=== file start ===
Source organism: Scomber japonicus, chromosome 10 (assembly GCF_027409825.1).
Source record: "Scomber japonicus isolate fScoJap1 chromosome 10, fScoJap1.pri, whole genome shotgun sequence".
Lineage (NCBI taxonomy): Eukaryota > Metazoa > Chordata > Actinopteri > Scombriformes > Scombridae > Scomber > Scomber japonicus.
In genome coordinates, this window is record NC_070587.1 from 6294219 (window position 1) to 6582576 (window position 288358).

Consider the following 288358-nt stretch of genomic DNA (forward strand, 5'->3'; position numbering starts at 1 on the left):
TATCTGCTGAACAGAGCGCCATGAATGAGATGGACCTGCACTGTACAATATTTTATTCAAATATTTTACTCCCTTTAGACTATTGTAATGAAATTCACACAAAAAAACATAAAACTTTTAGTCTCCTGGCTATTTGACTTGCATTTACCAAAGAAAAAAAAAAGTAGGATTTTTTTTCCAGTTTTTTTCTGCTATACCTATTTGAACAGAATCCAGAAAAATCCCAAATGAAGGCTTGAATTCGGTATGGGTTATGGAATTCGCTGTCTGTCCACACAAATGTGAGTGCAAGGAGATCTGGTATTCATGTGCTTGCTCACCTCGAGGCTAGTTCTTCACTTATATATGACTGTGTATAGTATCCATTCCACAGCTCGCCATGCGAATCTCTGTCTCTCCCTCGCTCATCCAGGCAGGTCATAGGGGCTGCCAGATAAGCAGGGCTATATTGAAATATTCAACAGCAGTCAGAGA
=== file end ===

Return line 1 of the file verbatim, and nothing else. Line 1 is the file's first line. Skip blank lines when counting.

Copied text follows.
Source organism: Scomber japonicus, chromosome 10 (assembly GCF_027409825.1).